But I can see no reason for refusing
to accept his offer, inasmuch as the
Japs can raise twice as much rice
with the same cost as our people can.
iney understand rice culture as no
American does. This particular Jap
is young and rich and comes with am
ple resources to do business. I under
stand that'as rapidly as they can-secure
leases or can purchase the Jap3
are taking the rice lands."
ed. This appropriation has been rec
ommended by the national board of
promotion of rifle practice and the
board of directors .of the National
Rifle association, and has received en
dorsement of the National Guard as
sociation of the United States. Gen
eral James A. Drain and General
George W. Wingate will probably pre
sent the matter to the committee. Gen
eral Drain being president of the Na
tional Rifle association, a member of
the national board and chairman of
the committee on legislation of the
National Guard association, and Gen
eral Wingate being known as the
"father of rifle practice."
DODGE THE NORTH?
Reported Part of the New York-to-Paris
Racers Plan a Rad
GO ACROSS THE PACIFIC
Propose - Saving Several Thousand
Miles by Ocean Trip Direct to
Steamer Ashore Near New York.
rxew York. March 2 Th tmw
York & Porto Rfeo Steamship company
received a wireless message today an
nouncing its passenger steamer Coa-
mo is ashore somewhere on the coast
in the vicinity of New York, but the
message did not disclose the exact lo
Later wireless dispatches 6tated the
Jackson, Mich., MajciTTJ. John H.
Allison, Michigan's Jean Valjean, walk
ed out of the Jackson prison yester
day morning a free man1. At the pris
on gate his vife and baby met him
and he gathered them both into his
arms, murmuring tenderest words of
endearment and gratitude gratitude
for the faithfulness of the little woman
who had stood by him so pluckily and
whose constant appeals in his behalf
at last brought him a conditional par
Allison's wife led him to the home,
just a Diock away irom the prison
walls", where she established herself
soon after he was .returned to prison
and where she has remained all these
weary months of his incarceration.
When an interviewer came in shortly
after, Allison was sitting in the cozy
little room, his face radiant with hap
piness. On his lap sat his daughter
Laura, two years old, her chubby arms
around his neck, pressing kisses on his
face every moment. Near them sat
Mrs. Allison, the happiest woman in
Bent Wife In World.
"Haven't I got the grandest little
wife in the world?" he asked. '"If it
hadn't been for her, John Allison
would still be doing time. I owe her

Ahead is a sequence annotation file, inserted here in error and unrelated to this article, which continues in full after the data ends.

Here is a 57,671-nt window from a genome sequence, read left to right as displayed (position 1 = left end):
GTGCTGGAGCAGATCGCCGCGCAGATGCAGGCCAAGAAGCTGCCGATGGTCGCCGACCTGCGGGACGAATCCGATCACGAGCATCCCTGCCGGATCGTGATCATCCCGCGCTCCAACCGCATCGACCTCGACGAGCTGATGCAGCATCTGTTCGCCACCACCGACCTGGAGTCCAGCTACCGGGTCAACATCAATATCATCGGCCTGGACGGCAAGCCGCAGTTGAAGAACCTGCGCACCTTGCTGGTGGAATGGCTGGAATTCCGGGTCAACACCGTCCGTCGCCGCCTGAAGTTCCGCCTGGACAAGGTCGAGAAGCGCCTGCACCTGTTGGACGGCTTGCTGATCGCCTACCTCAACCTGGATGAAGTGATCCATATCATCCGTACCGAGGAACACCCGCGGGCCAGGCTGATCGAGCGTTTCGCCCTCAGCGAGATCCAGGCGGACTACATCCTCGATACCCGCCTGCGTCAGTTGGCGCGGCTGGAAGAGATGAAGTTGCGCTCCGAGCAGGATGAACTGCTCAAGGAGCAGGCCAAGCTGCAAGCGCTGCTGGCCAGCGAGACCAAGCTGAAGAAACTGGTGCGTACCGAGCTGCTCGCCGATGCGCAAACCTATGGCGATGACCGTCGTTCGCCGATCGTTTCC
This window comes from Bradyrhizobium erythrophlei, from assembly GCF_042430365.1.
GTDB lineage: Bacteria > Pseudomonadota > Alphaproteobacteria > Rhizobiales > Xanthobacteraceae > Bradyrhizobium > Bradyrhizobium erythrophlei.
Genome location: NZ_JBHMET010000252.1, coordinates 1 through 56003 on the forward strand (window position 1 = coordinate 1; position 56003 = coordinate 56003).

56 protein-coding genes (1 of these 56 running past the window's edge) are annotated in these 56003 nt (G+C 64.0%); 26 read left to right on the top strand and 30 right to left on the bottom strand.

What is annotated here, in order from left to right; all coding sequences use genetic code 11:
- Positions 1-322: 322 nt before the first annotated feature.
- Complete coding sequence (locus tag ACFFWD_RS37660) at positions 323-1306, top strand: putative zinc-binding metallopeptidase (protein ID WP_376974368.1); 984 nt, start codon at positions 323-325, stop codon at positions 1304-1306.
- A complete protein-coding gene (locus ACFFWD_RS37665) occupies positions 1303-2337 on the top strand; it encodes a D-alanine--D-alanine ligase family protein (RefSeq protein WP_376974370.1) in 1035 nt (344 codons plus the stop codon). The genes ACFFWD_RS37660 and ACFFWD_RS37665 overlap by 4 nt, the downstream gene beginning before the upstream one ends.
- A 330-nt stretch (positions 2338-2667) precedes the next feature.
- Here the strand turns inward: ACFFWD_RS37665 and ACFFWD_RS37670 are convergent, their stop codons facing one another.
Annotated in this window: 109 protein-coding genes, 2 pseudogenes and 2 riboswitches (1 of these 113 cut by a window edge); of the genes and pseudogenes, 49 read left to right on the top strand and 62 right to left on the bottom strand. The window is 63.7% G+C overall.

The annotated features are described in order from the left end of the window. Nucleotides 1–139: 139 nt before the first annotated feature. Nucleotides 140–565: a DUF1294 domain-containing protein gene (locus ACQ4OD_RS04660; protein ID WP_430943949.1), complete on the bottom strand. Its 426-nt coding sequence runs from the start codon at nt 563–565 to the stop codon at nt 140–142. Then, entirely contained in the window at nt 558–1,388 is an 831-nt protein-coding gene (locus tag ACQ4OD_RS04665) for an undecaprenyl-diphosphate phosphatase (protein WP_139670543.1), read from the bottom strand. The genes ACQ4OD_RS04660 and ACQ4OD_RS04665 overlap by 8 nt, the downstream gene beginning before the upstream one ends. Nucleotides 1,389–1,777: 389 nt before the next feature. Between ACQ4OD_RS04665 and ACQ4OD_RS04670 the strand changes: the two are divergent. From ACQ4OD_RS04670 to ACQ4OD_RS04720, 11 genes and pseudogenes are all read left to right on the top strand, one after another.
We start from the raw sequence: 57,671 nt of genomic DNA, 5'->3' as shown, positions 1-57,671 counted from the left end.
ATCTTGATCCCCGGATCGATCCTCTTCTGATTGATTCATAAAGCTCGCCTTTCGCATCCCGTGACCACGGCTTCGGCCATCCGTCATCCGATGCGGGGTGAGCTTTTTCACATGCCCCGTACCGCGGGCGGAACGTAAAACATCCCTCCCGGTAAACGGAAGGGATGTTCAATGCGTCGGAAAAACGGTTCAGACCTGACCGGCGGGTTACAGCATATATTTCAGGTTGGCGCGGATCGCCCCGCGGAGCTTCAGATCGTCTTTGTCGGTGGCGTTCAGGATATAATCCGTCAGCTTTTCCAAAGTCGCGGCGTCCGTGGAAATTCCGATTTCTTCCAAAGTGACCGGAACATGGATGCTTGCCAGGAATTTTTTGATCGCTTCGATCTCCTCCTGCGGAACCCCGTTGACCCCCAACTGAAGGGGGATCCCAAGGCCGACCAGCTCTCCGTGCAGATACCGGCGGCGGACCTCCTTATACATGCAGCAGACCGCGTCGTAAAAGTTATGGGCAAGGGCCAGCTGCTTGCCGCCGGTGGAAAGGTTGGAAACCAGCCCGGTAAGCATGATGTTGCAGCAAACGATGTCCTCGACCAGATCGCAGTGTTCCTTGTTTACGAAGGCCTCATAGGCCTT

more than I can ever repay."
He said that before his release his
fellow-prisoners made up a purse of
$30 for him from money they had
earned, a few cents a day working la
Allison was arrested seven years
ago for bank robbery and sent to Jack
son prison. He escaped three years
ago. When he was rearrested eight
months ago in Moline, 111., he was
married, had a baby and was living
an upright, honorable life.
nearly all of the $l,30e.OflSaedidiyj;
Marshalltown, Iowa, March 2. The
American car in the New York to
Paris automobile contest reached here
at 11:10 today and left half an hour
May Never bo North.
Chicago, March 2. Alaska and Si
beria will probaoly never see the con
testants in the automobile race from
New York to Paris. At least there is
every indication that three of the
teams in the grind will fight shy of
the frozen north in their attempt to
circle the earth. An ocean voyage
from San Francisco to Yokohama, to
be followed by a railroad jaunt through
Japan, with another brief cruise, may
be the course of the Italian Zust,
Thomas and Moto Bloc teams, accord
ing to M. H. Hanley, who is accom
panying the tourists.
Committee Unable to Sub
mit a Report Upon .
INJUNCTION IS DENIED
Judge Bill Declines to Inter
fere With Voting of Stock
H ;ld by Union Pacific.
him between that year and 190o he
rendered practically no accounting.
He had general supervision of legisla
tion affecting the New York Life in
the United States and Canada.
W?hen the insurance scandal reached
its climax Mr. Hamilton went to Eur
ope for rest and on account of an in
sidious nervous disease. While abroad
he was bitterly assailed and criticised
by his enemies at home, Tvho insisted
that he was to blame for much of the
administration policy of the New York
DIES AT LIVERPOOL
Son of Former Postmaster General
and Proprietor of Philadelphia